peteg's blog - noise - books - 2023 07 04 CatherineLacey BiographyOfX

Catherine Lacey: Biography of X. (2023)

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Kindle. Lacey's latest, and a pandemic project it clearly is. As with Elliot Ackerman I feel the returns from her work are well diminished now — her previous efforts Nobody is ever missing, The Answers, Certain American States, and Pew mark out a clear downward trajectory. It took me quite a few goes to get past the first page.

Again like Ackerman, Lacey has a crack at an alterna-history U.S.A. but with counterfactuals that are substantially less essential to what she wants to tell us. This reality was splintered in 1945 into the Southern, Northern and Western territories and reunified at some later date. The S.T. is obviously a theocratic totalitarian capitalist utopia, and I did not find Lacey's descriptions of living under such a regime very persuasive. The N.T. would be recognisable to real-world NYC residents; the City vacuums up the lost and ambitious with the winners inscribing their names on pop culture while the flyover states are flown over.

Our narrator is a Pulitzer-winning journalist who writes about her wife X in high retributive style. X herself is a culture-vulture composite of late 20th century pop artists, being multi-persona'd like David Bowie, doing trashy pop art like Andy Warhol, writing/producing for Tom Waits, drugs, sex shows, yadda. In that way it's a bit of a biography of those people at those times (1970s to mid-1990s) like John Birmingham's Leviathan. (Writing biographies of cities was perhaps a thing to do around 2000. I now see Birmingham pays his bills with alt-history too.) The central problem is that it is derivative of all it supervenes, and the questions it poses are trite; for instance the final movement asks us whether one can desire the approval of the culture while holding that culture in disdain, to which the answer was already provided by David Bowie a long time ago, and Donald Trump more recently.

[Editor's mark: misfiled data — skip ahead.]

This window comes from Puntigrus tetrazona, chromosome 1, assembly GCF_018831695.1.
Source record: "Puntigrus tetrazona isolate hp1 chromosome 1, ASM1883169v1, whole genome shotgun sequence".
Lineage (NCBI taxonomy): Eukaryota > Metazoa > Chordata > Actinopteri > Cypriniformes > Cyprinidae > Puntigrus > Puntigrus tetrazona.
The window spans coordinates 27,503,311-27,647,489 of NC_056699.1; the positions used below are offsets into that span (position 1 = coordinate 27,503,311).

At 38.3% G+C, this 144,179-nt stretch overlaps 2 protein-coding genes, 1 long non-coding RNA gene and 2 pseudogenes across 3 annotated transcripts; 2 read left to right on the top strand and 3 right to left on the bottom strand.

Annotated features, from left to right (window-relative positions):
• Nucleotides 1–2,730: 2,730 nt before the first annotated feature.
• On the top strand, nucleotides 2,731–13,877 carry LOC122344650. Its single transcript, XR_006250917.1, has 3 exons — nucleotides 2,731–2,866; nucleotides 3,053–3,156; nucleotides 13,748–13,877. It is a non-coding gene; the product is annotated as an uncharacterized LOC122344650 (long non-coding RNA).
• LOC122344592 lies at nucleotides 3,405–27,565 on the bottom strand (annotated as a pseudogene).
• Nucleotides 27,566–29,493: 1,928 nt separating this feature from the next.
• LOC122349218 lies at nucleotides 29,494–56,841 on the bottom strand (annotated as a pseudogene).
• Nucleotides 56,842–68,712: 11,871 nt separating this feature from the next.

At times it feels painfully episodic, as if every loose idea has to be housed, and we have to wait until the final chapter before we get Lacey's signature elliptic thought processes/recounting of experience in tragically brief form.

Widely reviewed. Dwight Garner. A smoodgery. The second half drags. A major and audacious novel. Joumana Khatib interviewed Lacey: she was a woman in love once again in love. Joanna Biggs at length. The reviews are about as tedious as the work itself, and all have long lists of ingredients. It's likely the best bits are the pointers in the endnotes — for instance this interview of David Bowie by Kerry O'Brien in 2004.